Saturday, July 6, 2013

Journeys With the Doctor: My Stories of Doctor Who#5

Welcome, boys and girls and a special howdy to any robot dogs.  I'm Dave-El and this is the blog I call I'm So Glad My Suffering Amuses You.

This is the Saturday post that focuses on Doctor Who. This week, we wrap up a series posts I refer to as Journeys With the Doctor: My Stories of Doctor Who. So far here are the stories told to date:

  • My discovery of Doctor Who 
  • My first encounter with regeneration 
  • My first Doctor who wasn't Tom Baker 

  • In the last installment, I finally get to see Peter Davison in action and we took a brief glimpse into young Dave-El's future as a Whovian. 

    When we left off with part 4, I had just witnessed my 3rd regeneration, this time from Peter Davison to Colin Baker. Then the newly regenerated Doctor sits up and has this to say:
    I knew with that sentence that this would not end well.

    Part 5
    "The sea's asleep, and the rivers dream"
    Fall 1990.  In my apartment, college 5 years behind me, I am rediscovering Doctor Who.  There are a lot of things different. I don't care for the logo and the theme music is a bit chintzy for my taste.
    On the other hand, the opening sequence has a lot of cool stuff going on (I like the TARDIS twirling around effect.) 
    Ace is an interesting companion. Yes, she has questions like a companion should but she also takes action. We're also meeting friends of hers which is different; for most companions, their lives outside the TARDIS are mostly blank slates but here we're seeing a bit into
                                            Ace's background.

    And the Doctor himself? Sylvester McCoy with his almost Charlie Chaplinesque presence would at first blush seem a bit hard to take seriously as our adventuresome Time Lord but when McCoy furrowed that brow and growled in his Scottish baroque, he was a Doctor you did not want to mess with. 
    As for the episode, it was shot like a location shoot for a soap opera, giving the proceedings an even cheaper feel than usual for a Doctor Who episode.  Still, the story was interesting: the Master (good ol' Anthony Ainley still gamely chewing the scenery) with another wacked out plot to take over a world or a universe or some damn thing and possibly kill the Doctor while he was at it.  And the plot revolved around people who were cats. Or cats who were people.
    The story was Survival.
    And as I watched it that Saturday afternoon in the Fall of 1990, no, I did not know the significance of this particular episode. 
    Oh, how some things never change. Once more, I had much to learn.
    Fall 1984. My Doctor Who friends and I had watched the final episodes of Peter Davison's run as the Doctor. We had waited so long to watch his first episode but changes in distribution to the states meant the wait between airings in Great Britain and those episodes appearing in the USA was narrowing.  In the course of a year and a half, we had seen Peter's complete 3 year run as the Doctor. It was over far too quickly.  And seeing Peter's potential fully realized only with this last story, The Caves of Androzani, it was clear that Peter had left too soon.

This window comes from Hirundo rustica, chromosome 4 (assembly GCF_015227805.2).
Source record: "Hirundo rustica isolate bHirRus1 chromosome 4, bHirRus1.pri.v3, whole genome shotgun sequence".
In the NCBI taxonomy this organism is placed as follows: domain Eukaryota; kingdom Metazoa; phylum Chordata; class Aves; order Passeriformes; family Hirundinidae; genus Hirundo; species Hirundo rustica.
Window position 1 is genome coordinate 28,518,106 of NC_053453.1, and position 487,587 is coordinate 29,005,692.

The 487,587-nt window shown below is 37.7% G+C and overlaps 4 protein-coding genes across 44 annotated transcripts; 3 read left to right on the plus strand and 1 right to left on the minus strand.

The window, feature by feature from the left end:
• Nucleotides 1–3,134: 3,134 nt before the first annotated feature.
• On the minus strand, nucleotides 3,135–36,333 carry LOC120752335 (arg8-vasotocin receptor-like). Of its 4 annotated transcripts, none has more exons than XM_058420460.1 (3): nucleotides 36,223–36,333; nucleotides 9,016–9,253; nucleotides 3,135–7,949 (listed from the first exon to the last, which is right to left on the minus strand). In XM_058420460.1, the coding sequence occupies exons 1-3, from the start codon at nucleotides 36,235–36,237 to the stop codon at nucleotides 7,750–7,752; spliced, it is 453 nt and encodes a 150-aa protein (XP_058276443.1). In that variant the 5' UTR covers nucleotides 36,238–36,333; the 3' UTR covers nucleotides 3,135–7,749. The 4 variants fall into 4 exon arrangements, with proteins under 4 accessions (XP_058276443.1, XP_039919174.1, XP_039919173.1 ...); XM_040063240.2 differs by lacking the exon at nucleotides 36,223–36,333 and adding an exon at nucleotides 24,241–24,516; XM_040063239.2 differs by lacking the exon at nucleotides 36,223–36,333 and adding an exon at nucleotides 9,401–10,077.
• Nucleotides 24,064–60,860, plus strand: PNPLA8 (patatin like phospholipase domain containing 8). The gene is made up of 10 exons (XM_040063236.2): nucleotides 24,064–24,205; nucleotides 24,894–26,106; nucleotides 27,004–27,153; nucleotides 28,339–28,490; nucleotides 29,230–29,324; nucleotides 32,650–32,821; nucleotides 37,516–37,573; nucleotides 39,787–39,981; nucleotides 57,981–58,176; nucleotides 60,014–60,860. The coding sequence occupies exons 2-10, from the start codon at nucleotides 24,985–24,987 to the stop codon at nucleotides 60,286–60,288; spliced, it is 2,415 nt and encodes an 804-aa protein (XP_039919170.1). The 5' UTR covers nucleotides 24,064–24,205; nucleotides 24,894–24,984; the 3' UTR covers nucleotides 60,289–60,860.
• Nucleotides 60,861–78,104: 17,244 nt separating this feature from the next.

However, there seemed to be a sense by the show's producers that the 6th Doctor's phrase was not just a reflection on the Doctor's near-death but rather that the show needed someone new in the Doctor's skin and right away.
    •  In defiance of previous regeneration episodes, the incoming Doctor gets top billing over the outgoing Doctor.

    • Peter didn't even get to finish his last season.  Producer John Nathan Turner decided to give the new Doctor a jump and have his first story be in the last one of the season.

    • The 6th Doctor himself dismisses his previous persona as having "a feckless charm".  I don't recall the 3rd, 4th or 5th Doctors being so dismissive of their previous personas.

    So my friends and I (and yes, I was not alone in this assessment) were already predisposed towards not liking this new Doctor.

    Then we saw The Twin Dilemma and we changed our minds....from thinking we would not like the new Doctor to knowing we would not like the new Doctor.

    While The Caves of Androzani is regarded as among the best Doctor Who stories ever, The Twin Dilemma is viewed as being the exact opposite.  If you want details about the episode, click to this link here to the Wikipedia page on it.

    But for the current moment, let's focus on a couple of things relating to the new Doctor. 

    The idea of the Doctor being arrogant is not a bad one. After all, he is a TIME LORD, has lived a long time and knows a lot of stuff. The 5th Doctor could've used a bit more of this arrogance but the pendulum swung too far the other way and the 6th Doctor was just an obnoxious jerk.  There was, by all accounts, a plan. Colin Baker wanted his Doctor to start as more unlikeable but over the course of his time as the Doctor, he would recapture his connections to humanity. Not a bad plan, perhaps, except the Doctor had been forging his connections to humanity since Ian Chesterson first stopped the Doctor from bashing in that caveman's head in with a rock.*  (*Er, spoliers?)  Each actor gets to bring his own spin to the Doctor's persona (that's what makes seeing different actors in the role so fascinating); but the character itself is NOT new. There is a shared history and experience that extends across the life of the Doctor, no matter what face he may be wearing.  Colin's approach was not a new set of tires on the Doctor, it was a reinvention of a wheel that didn't need reinventing.